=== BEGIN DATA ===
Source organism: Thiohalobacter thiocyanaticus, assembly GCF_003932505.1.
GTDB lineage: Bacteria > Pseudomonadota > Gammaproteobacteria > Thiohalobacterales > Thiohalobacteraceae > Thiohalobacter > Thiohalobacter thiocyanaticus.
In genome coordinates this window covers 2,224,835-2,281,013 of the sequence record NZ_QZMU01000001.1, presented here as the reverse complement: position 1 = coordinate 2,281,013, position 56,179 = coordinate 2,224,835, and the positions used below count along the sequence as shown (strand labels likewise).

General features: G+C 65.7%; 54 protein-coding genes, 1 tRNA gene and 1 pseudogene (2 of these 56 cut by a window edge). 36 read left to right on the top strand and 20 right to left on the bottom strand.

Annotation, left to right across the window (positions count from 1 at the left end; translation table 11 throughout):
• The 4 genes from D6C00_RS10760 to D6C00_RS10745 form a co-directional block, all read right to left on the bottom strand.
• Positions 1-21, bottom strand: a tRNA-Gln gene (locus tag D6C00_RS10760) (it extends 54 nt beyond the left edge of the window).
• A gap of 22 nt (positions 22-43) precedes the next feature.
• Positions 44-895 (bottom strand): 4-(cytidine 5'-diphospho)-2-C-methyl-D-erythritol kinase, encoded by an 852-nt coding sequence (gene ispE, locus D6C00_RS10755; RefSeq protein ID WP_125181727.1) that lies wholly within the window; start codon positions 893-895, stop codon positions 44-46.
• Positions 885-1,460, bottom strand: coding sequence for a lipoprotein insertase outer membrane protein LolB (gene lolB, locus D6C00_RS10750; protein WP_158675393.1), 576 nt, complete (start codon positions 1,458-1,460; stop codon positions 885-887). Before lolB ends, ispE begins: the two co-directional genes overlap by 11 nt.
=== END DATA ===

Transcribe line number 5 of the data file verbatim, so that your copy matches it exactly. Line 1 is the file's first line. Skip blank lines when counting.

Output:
Annotation, left to right across the window (positions count from 1 at the left end; translation table 11 throughout):